Primary closure versus delayed or no closure for traumatic wounds due to mammalian bite.Cochrane Database Syst Rev 2019; 12:CD011822CD
Mammalian bites are a common presentation in emergency and primary healthcare facilities across the world. The World Health Organization recommends postponing the suturing of a bite wound but this has not been evaluated through a systematic review.
To assess the effects of primary closure compared with delayed closure or no closure for mammalian bite wounds.
In July 2019 we searched the Cochrane Wounds Specialised Register; the Cochrane Central Register of Controlled Trials (CENTRAL); Ovid MEDLINE (including In-Process & Other Non-Indexed Citations); Ovid Embase and EBSCO CINAHL Plus. We also searched clinical trials registries for ongoing and unpublished studies, and scanned reference lists of relevant included studies as well as reviews, meta-analyses and health technology reports to identify additional studies. There were no restrictions with respect to language, date of publication or study setting.
We included randomised controlled trials which compared primary closure with delayed or no closure for traumatic wounds due to mammalian bite.
DATA COLLECTION AND ANALYSIS
Two review authors independently screened titles, abstracts and full-text publications, applied the inclusion criteria, and extracted data. We pooled data using a random-effects model, as appropriate. We used the Cochrane 'Risk of bias' tool and assessed the certainty of the evidence using the GRADE approach.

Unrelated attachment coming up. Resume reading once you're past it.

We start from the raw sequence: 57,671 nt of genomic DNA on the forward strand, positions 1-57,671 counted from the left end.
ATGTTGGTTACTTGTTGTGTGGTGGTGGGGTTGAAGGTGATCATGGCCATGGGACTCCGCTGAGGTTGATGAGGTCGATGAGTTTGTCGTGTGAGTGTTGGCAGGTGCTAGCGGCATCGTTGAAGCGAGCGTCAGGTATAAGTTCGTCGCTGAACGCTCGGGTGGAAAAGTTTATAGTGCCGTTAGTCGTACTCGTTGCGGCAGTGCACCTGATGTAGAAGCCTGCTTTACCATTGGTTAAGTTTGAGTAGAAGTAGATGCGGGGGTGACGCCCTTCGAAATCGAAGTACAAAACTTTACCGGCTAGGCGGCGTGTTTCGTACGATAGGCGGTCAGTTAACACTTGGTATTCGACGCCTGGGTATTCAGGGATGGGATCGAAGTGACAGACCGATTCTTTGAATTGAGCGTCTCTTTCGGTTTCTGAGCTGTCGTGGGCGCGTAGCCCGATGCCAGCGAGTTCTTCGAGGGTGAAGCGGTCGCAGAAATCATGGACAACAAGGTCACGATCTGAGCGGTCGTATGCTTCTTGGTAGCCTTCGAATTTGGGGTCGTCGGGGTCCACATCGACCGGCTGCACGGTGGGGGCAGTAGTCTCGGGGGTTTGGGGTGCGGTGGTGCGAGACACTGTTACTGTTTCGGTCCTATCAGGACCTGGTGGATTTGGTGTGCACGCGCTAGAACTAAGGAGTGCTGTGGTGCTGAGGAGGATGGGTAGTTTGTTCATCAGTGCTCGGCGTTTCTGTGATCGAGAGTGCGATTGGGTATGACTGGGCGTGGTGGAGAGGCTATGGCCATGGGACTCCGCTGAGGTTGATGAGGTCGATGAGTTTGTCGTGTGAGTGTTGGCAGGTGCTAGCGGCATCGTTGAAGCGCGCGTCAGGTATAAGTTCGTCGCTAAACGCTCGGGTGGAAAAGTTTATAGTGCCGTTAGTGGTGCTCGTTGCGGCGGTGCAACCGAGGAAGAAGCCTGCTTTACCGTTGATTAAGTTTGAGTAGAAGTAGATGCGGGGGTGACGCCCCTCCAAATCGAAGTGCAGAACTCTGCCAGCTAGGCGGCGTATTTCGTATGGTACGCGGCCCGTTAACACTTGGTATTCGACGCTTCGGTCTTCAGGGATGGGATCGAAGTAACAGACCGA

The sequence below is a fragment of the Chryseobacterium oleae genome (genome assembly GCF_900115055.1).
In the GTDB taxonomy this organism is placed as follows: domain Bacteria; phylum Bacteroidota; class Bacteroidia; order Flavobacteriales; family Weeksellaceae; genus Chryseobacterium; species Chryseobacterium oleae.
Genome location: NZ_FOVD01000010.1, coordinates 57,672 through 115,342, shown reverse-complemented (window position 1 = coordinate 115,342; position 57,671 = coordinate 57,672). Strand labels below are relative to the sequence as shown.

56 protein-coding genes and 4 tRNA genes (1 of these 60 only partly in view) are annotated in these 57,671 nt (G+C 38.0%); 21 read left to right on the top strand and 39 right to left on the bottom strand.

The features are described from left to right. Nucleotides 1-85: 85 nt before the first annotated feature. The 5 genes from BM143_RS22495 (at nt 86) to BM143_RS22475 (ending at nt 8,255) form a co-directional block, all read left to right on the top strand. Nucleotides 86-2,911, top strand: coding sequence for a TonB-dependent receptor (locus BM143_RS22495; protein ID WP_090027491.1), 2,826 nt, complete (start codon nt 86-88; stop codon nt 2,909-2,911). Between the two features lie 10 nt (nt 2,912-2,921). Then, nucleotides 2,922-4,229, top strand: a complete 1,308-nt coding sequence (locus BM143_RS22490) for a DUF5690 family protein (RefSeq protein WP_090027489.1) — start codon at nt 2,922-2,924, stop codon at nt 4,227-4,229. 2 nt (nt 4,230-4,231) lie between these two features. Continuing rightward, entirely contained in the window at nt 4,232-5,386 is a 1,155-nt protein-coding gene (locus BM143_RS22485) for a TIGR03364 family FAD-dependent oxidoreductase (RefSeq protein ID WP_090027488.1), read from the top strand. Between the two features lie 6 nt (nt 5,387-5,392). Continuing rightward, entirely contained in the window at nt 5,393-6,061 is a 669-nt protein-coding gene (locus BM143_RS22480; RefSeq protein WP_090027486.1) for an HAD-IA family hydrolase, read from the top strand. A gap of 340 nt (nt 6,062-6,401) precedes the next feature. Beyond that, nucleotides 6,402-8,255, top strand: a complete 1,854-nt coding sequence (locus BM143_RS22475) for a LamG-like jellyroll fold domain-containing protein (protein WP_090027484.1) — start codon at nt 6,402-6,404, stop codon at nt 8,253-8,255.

We found three trials (878 participants) that compared primary closure with no closure for dog bites and one trial (120 participants) that compared primary closure with delayed closure. No other mammalian bite studies were identified. The trials were from the UK (one trial), Greece (one trial) and China (two trials). Overall, participants from both sexes and all age groups were represented. We are uncertain whether primary closure improves the proportion of wounds which are infection-free compared with no closure, as the certainty of evidence for this outcome was judged to be very low (risk ratio (RR) 1.01, 95% confidence interval (CI) 0.97 to 1.05; 2 studies, 782 participants; I2 = 0%). We downgraded the evidence by one level for high risk of bias and two levels for imprecision. There is no clinically important difference in cosmesis (acceptable physical/cosmetic appearance) of dog bite wounds when primary closure is compared with no closure (mean difference (MD) -1.31, 95% CI -2.03 to -0.59; 1 study, 182 participants). The certainty of evidence for this outcome was judged to be moderate (we downgraded our assessment by one level for imprecision). We are uncertain whether primary closure improves the proportion of dog bite wounds that are infection-free compared with delayed closure, as the evidence for this outcome was judged to be very low (RR 0.98, 95% CI 0.90 to 1.07; 1 study, 120 participants; I2 = 0%). We downgraded the evidence by one level for high risk of bias and two levels for imprecision. None of the four trials reported any adverse outcomes such as death or rabies but they were, in any case, unlikely to have been large enough to have satisfactory power to provide precise estimates for these. Important outcomes like time to complete wound healing, proportion of wounds healed, and length of hospital stay were not evaluated.